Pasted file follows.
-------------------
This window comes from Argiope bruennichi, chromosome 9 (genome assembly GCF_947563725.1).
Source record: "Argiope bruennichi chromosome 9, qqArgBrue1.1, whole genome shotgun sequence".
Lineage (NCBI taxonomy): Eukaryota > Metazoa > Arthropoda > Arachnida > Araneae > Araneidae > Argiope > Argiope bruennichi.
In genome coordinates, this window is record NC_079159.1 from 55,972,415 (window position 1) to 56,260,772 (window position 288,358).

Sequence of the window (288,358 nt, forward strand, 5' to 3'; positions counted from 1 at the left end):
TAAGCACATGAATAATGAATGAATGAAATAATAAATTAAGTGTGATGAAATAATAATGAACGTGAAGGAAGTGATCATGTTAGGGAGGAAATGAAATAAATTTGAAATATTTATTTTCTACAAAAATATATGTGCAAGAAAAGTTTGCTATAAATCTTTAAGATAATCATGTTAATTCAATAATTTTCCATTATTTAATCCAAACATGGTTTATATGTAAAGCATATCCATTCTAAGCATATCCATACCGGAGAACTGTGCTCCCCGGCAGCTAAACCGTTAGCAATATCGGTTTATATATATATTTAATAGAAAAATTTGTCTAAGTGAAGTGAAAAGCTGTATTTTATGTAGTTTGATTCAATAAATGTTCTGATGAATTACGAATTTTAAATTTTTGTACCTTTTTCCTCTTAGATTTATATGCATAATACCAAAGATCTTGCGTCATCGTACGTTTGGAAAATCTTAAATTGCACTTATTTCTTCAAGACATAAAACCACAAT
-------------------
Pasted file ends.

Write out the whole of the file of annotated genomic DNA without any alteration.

This window comes from Argiope bruennichi, chromosome 9 (genome assembly GCF_947563725.1).
Source record: "Argiope bruennichi chromosome 9, qqArgBrue1.1, whole genome shotgun sequence".
Lineage (NCBI taxonomy): Eukaryota > Metazoa > Arthropoda > Arachnida > Araneae > Araneidae > Argiope > Argiope bruennichi.
In genome coordinates, this window is record NC_079159.1 from 55,972,415 (window position 1) to 56,260,772 (window position 288,358).

Sequence of the window (288,358 nt, forward strand, 5' to 3'; positions counted from 1 at the left end):
TAAGCACATGAATAATGAATGAATGAAATAATAAATTAAGTGTGATGAAATAATAATGAACGTGAAGGAAGTGATCATGTTAGGGAGGAAATGAAATAAATTTGAAATATTTATTTTCTACAAAAATATATGTGCAAGAAAAGTTTGCTATAAATCTTTAAGATAATCATGTTAATTCAATAATTTTCCATTATTTAATCCAAACATGGTTTATATGTAAAGCATATCCATTCTAAGCATATCCATACCGGAGAACTGTGCTCCCCGGCAGCTAAACCGTTAGCAATATCGGTTTATATATATATTTAATAGAAAAATTTGTCTAAGTGAAGTGAAAAGCTGTATTTTATGTAGTTTGATTCAATAAATGTTCTGATGAATTACGAATTTTAAATTTTTGTACCTTTTTCCTCTTAGATTTATATGCATAATACCAAAGATCTTGCGTCATCGTACGTTTGGAAAATCTTAAATTGCACTTATTTCTTCAAGACATAAAACCACAAT